What is HDR10?
HDR10 is the industry standard HDR format for consumer sets and all TVs must support it to be considered HDR compatible. Announced in 2015, it uses the wide colour gamut, Rec.2020 colour space and a bit-depth of 10-bits.
It’s an open format and requires at least an HDMI 2.0a connection to carry the signal from an external source (like a streaming stick or 4K Blu-ray player). HDR10 content is mastered at 1000 nits, and unlike other forms of HDR it’s not dynamic, so brightness and darkness levels stay the same across the running time.
But HDR10 allows for greater contrast than SDR content and picture quality should be improved even on cheaper sets. HDR10 includes WCG (Wide Colour Gamut), which depicts a more diverse range of colours, although not all TVs support WCG though, especially budget sets.
What is HDR10+
HDR10+ is an open standard adopted by several TV manufacturers (such as Samsung) and video streaming services such as Amazon Prime Video. It differs from HDR10 by using dynamic metadata instead of static metadata.
As a dynamic HDR variant, it can adapt the brightness of individual scenes or frames. For example, if a scene was meant to be shown at lower brightness, HDR10+’s dynamic approach would reduce the brightness level in real-time to match the creative intent. While HDR10+ achieves the same objective as Dolby Vision, it offers more freedom for different displays to use their own strengths and processing while Dolby Vision is stricter in its instructions.
Compared to Dolby Vision, there is not as much content available in HDR10+, though Prime Video and Rakuten TV support it and a number of 4K Blu-rays carry the format, too.
What is Dolby Vision?
Dolby Vision is a variant of HDR and like HDR10+ it adds a layer of dynamic metadata to the core HDR signal. This dynamic metadata carries scene-by-scene or frame-by-frame instructions as to how a TV should present its HDR performance. In doing so it improves everything from brightness to contrast, detailing and colour reproduction.
As it is used by Hollywood creators to grade their films, as well as in cinemas, its more widespread than HDR10+, with more manufacturers and streaming services delivering content in Dolby Vision HDR. The only significant holdout is Samsung, which pushes HDR10+.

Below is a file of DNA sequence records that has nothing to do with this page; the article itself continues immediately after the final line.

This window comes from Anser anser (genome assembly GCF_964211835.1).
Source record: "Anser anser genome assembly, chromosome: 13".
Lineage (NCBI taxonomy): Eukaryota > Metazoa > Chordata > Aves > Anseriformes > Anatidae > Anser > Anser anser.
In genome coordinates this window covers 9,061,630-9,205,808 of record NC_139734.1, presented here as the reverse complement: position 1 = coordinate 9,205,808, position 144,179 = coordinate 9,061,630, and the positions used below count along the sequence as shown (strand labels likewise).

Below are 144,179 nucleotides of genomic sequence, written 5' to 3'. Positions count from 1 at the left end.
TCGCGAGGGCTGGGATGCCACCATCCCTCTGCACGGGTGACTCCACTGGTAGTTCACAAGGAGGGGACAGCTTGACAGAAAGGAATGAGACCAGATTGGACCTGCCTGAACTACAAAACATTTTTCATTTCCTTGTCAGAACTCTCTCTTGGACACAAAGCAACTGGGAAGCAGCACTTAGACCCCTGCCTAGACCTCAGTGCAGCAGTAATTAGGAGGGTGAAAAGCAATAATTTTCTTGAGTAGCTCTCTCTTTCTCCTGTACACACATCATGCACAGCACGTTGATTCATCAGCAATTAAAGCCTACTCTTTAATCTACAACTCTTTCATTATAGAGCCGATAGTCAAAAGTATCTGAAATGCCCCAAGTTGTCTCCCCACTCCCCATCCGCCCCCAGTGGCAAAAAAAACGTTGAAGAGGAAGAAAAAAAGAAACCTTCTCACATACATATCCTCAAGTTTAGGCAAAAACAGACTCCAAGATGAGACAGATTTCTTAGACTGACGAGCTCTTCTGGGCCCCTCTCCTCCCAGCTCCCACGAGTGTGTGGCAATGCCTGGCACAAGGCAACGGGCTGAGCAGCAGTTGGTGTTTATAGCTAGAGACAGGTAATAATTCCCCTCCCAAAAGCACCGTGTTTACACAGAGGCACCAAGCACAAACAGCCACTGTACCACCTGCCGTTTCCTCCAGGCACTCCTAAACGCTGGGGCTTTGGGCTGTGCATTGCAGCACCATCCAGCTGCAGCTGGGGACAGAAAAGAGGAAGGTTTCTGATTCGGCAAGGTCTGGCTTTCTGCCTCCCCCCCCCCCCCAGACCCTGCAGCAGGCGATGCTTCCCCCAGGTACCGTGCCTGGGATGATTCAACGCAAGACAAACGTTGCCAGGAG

Dolby Vision’s value is more noticeable with cheaper sets, as its presence assists in improved tone-mapping, essentially the way in which the TV can adapt the image to the capabilities of the display.
Dolby has also brought out Dolby Vision IQ, which optimises HDR content to suit the changeable lighting conditions of a normal living room. The result is the viewer can still see detail in the darker parts of an image that would otherwise be washed out by ambient light.
What is HLG?
HLG stands for Hybrid Log Gamma and is a HDR format used by broadcast services. It performs the same function by adding metadata for luminance levels so content can achieve greater contrast and truer colours.
HLG was developed by the BBC and NHK (the Japanese national broadcaster) to display a wide dynamic range while also remaining compatible with SDR transmission standards. What that means is people without a HDR TV can receive the same broadcast feed instead of a separate one, as content will automatically downsample to be compatible with SDR displays.
This makes HLG a backwards-compatible, more cost-effective HDR format for content creators, who won’t have to produce two feeds for different TVs. BBC’s iPlayer uses it, as does Sky for sports such as football and F1.
What about HDR on smartphones?
Phones and tablets are increasingly bumping up their peak brightness, and there’s been a concerted effort to support the HDR-compatible versions of streaming services such as Netflix or Prime Video.
HDR on phones doesn’t have the same impact or subtlety of a good TV, but it can make a difference with punchier colours and better contrast.
The number of HDR-compatible smartphones is increasing each year with even more affordable efforts joining in the fun. Samsung’ S22 range supports HDR10+, as does the Motorola Edge Lite 20, while Apple’s iPhones feature Dolby Vision to name but a few smartphone brands’ allegiances.
Should you buy an HDR TV?
Virtually all TVs sold today are HDR-compatible, so it’d be harder not to buy one. However, the quality of the HDR performance varies as cheaper TVs aren’t bright enough to HDR justice. The further up the ladder you go, the better the HDR experience will be.
It’s worth doing research on the product before you buy, to ensure you’re getting the specs you need for a true HDR experience. We mention information on peak brightness (in nits) that a HDR TV is capable of to give an indication of how bright it can go.
HDR TVs are getting better each year with new technologies and more capable performance. If you’re looking to upgrade to a 4K TV, then HDR has become a vital aspect of the performance you need to consider.